Is there a filter, script or effect to create a smudge design like this:

enter image description here

Would this be possible to create this effect programmatically or is this not in the scope of Illustrator/Photoshop?

How would you start with an effect like this?

  • This example looks kinda like it was hand drawn... That is a place where you could start. Then you could convert it to vectors with Illustrator (or what ever) or if it doesn't have to be vector, then just otherwise clean it up in Photoshop (or what ever).
    – Joonas
    Sep 28 '17 at 11:28

This is not as hard as it seems to do, in either Illustrator or Photoshop. I would prefer illustrator as i would get all vector. This is what you do:

  1. Rotate the image (for easier drawing), to the orientation of your lines)
  2. Draw out form edges with the warp tool.

    Tip: holding shift constrains movement to horizontal or vertical

  3. Drag some secondary ripples
  4. Cut out a gap with a square (or do it before step 2)
  5. Wrap some splashes form a oval etc.
  6. Repeat 2-5 until your satisfied
  7. Add splatter
  8. Rotate back.

enter image description here

Image 1: Resulting smudge, you can do different sizes and styles if you want (mine is thinner than the demo but essentially similar)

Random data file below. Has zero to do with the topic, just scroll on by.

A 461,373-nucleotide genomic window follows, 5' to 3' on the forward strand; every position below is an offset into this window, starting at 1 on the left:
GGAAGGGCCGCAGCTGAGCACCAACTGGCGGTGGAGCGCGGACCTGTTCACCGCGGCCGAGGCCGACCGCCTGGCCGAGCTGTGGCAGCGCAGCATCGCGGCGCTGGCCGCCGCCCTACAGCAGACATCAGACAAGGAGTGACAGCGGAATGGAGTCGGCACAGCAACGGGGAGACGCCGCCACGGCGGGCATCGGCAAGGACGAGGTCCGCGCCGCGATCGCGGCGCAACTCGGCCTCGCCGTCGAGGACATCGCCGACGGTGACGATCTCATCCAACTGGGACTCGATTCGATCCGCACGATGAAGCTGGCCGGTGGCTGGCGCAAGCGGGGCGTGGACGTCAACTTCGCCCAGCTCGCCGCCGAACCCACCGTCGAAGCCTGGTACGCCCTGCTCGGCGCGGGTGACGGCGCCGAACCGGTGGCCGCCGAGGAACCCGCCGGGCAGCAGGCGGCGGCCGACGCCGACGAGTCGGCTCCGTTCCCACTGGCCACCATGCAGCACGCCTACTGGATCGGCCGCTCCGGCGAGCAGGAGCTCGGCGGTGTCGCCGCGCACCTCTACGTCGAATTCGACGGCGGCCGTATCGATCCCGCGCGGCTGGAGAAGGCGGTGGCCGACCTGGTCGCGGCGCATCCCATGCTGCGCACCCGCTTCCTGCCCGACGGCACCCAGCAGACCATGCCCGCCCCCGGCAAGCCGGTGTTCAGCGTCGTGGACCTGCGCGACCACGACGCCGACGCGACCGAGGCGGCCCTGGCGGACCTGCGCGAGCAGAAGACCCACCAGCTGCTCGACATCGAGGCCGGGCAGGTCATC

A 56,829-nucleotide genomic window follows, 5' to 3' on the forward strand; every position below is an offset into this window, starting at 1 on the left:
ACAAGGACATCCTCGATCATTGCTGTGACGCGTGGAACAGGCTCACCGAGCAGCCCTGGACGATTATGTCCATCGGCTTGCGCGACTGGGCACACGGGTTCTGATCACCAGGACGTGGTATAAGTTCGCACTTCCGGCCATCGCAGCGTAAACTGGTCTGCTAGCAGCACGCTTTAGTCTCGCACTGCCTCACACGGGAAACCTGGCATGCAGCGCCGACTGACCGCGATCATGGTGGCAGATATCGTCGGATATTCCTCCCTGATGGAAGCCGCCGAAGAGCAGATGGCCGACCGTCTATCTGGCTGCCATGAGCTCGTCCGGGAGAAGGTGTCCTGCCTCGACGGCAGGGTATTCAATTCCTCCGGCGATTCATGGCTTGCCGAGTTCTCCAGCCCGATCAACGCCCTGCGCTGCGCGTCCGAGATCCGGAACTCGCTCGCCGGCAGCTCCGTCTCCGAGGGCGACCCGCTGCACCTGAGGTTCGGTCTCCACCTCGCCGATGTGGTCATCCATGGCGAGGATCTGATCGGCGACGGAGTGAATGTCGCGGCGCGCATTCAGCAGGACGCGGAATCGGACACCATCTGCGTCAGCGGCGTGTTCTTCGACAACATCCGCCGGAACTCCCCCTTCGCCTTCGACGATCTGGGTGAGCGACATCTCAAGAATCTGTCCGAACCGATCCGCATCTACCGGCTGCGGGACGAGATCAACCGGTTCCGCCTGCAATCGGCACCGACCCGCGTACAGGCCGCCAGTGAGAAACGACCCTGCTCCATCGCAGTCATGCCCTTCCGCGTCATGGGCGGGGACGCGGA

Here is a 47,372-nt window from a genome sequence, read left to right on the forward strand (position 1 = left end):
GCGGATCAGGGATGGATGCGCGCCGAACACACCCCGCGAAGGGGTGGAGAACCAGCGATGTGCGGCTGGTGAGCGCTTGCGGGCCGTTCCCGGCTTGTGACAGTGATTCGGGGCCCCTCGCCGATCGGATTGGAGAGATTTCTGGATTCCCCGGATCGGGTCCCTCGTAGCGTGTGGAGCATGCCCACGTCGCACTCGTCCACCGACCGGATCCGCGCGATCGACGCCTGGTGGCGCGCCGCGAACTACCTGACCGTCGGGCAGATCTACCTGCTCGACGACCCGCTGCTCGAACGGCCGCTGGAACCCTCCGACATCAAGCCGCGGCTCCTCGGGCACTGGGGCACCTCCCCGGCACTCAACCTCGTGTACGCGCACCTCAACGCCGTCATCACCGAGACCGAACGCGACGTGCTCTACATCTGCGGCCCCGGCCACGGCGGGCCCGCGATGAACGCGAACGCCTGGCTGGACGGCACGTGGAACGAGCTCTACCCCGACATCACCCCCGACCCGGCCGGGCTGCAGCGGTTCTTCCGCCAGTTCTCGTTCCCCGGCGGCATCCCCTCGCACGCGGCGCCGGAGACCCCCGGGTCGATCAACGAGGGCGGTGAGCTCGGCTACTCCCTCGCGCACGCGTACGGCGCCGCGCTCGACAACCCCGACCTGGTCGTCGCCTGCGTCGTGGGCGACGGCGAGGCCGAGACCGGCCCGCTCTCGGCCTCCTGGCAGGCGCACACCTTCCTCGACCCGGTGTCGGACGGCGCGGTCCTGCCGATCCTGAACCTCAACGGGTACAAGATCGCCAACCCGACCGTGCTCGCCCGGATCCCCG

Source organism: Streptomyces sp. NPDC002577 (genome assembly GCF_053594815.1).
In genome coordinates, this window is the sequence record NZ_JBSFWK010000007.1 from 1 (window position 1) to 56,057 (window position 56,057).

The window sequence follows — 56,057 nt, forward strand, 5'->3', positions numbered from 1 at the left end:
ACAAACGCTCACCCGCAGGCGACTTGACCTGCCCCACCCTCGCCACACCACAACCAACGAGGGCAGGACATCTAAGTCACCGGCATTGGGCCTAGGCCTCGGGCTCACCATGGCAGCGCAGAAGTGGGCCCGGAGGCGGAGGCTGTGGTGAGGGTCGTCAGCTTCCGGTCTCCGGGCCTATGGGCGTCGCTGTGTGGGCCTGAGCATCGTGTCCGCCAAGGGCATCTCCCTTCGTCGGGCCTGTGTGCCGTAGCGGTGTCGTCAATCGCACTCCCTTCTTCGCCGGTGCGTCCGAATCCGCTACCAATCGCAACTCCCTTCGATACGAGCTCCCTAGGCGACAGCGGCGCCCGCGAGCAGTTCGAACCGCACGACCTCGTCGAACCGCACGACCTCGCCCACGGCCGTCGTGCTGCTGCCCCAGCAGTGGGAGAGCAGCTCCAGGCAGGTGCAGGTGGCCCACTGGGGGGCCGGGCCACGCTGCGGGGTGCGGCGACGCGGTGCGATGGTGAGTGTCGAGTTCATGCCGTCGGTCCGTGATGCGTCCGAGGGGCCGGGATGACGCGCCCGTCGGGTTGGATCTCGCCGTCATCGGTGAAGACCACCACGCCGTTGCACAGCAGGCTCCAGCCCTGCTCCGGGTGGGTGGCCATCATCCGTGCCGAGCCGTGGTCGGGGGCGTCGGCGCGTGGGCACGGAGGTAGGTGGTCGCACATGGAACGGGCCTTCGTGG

Could it be done programmatically? Yes no problem, a program is after all using the same process as manually doing it. But yes it would take some time to implement (as there is no good suitable high level Bézier library), nothing fancy mind you.

Thinking out loud (how would one do this algorithmically)

How would we make a algorithmic attack? Well we could try cutting the object by lines and make some vectors along those lines that oscillate on the surface. Lets draw this manually:

enter image description here

Insert points on the original curve at point of oscillation vector and move it onto top of the curve.

enter image description here

Then delete the vectors drawn (I did do this manually, so i can check the plausibility of an algorithm) and connect the edges.

enter image description here

Now one could perturb things a bit more too and add some noise and variation and it would be quite good... Again just no good high level Bézier library to do these kinds of things so i wont spend my time on this.

  • Wow, thank you for your detailed answer with the manual tutorial and the steps for an algorithmic approach! Sep 28 '17 at 18:14

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